Over the last few years software licensing has shifted from predominately perpetual device-based licensing to user-based subscription licensing. Subscription licensing has also introduced us to the world of ‘token’- or ‘credit’ based licensing, a model that was previously used for networked software rather than standalone software.
Token or Credit based licensing
The ‘token’ or ‘credit’ based licensing model works in a unique way whereby you have an agreement that allows you to use any piece of software from the manufacturer you want for the duration of the agreement. This sounds great, but it’s not as easy as it sounds. The vendor will define how many ‘tokens’ or ‘credit’s each application is worth. So, for example;
- Software A (Basic application) = 4Cr
- Software B (Basic application) = 1Cr
- Software C (Mid-range specialist application = 18Cr
- Software D (High level specialist application) = 25Cr
As part of your agreement you may have 100 credits per day for 30 users (it’s a small company!). A user can ‘check out’ or use any application they want, but it’ll cost a certain amount of credits. All the user has to do is open the application, and this gives them the rights for 24 hours (or a customised time set by the SAM/IT Manager). Even if the user closes the application the user has still taken the credits required to use the application. The credits don’t go back into the ‘pool’ until the cycle period is over.
A license server usually manages this, however with the new subscription based models it is also managed via Cloud solutions. It provides an organisation the opportunity to use as many different applications as they want without specifying what they will use at the start of the agreement.
You have to consider subscription based licensing from both the vendor and end user point of view. There are a number of pros and cons for both (mainly pro’s for the vendors!) that make you question where vendors see software licensing progressing to in the future.
- Increase in income from end users
- Tighter and better control over use of software
- Increase difficulty for piracy
- Reputation damage due to unhappiness of customers
- Customers refusing to move to a subscription model and finding alternatives
- Whilst they may have started to combat piracy now, it is only a matter of time before someone figures out how to pirate their software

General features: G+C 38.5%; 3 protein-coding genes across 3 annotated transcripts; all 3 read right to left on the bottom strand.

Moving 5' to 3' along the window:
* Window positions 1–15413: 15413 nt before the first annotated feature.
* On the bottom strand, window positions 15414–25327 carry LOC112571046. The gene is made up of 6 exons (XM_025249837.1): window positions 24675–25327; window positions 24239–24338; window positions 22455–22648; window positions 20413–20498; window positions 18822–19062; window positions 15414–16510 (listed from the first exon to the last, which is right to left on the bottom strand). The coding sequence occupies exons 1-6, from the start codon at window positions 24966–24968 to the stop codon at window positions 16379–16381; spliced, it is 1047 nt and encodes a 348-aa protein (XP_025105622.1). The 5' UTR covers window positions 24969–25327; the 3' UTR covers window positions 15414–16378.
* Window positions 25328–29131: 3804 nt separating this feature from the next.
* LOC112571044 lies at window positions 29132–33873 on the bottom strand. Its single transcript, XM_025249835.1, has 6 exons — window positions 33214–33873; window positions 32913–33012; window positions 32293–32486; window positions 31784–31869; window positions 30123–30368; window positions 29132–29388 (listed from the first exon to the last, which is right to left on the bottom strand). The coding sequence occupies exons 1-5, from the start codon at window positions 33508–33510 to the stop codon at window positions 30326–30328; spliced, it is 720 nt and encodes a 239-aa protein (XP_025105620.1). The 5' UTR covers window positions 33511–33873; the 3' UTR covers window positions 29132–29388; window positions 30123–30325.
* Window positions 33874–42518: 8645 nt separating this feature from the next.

End User Perspective (business user)
- Easier to manage compliancy
- Can purchase software for length of a project (if they don’t have some sort of enterprise agreement and purchase ad-hoc)
- Initial ‘up-front’ cost can be cheap
- No asset at the end of the agreement period
- Hard to manage from a user accounts and deployment perspective
- Expensive in the long run
- Will have to put more emphasis on the starters, movers and leavers process for account creation and closure, especially as some subscription models allow for home use
- Anniversary dates can be difficult. Account management and using a SAM tool or AD will be required to manage the new accounts
- Packaging / Deployment is slightly harder. Some vendors release updates on a 6/8 weekly cycle with major releases in there. Without a calendar from the vendor how would you judge when to package and deploy said updates?
End User Perspective (personal use)
- Can purchase expensive software for less money for the period of use required
- Opens the door to software users may have considered ‘too expensive’
- Nothing is owned at the end of the subscription period
- Instead of just restarting the application after months of non usage, a new subscription is required
Subscription based licensing looks like it is here to stay for the time being. The subscription model works great for personal and home use. An end user can purchase a really expensive bit of software for just a month or so at a fraction of the cost it would have cost them previously to buy a perpetual license.
For business use however it’s a bit more complicated. A number of processes need to incorporate the new management method required for subscription licenses, with account creations, different deployment and update options (especially for those cloud-based services). The subscription and cloud-based models are certainly providing a big push towards SaaS (Software as a Service) rather than the on-premise perpetual software we are used to.
It makes obvious sense from the vendor’s perspective. They will be able to generate more money, combat piracy (slightly!) and generally have greater control over their customers. A number of large vendors have been almost forcing customers to move to their subscription-based model, offering them ‘take it or leave it’ deals. A number of organisations have decided against moving to a subscription model and have actually moved to alternative vendors who provide perpetual licensing.
Subscription based licensing appears to be the future of software licensing. In fact it could only be a matter of time before all software is subscription based, thus slightly changing the license management environment. What will this do for SAM and Licensing professionals? Well it certainly won’t put us out of jobs like some analysts are saying; it will just highlight our importance as we will now have to manage the complexities of subscription licenses.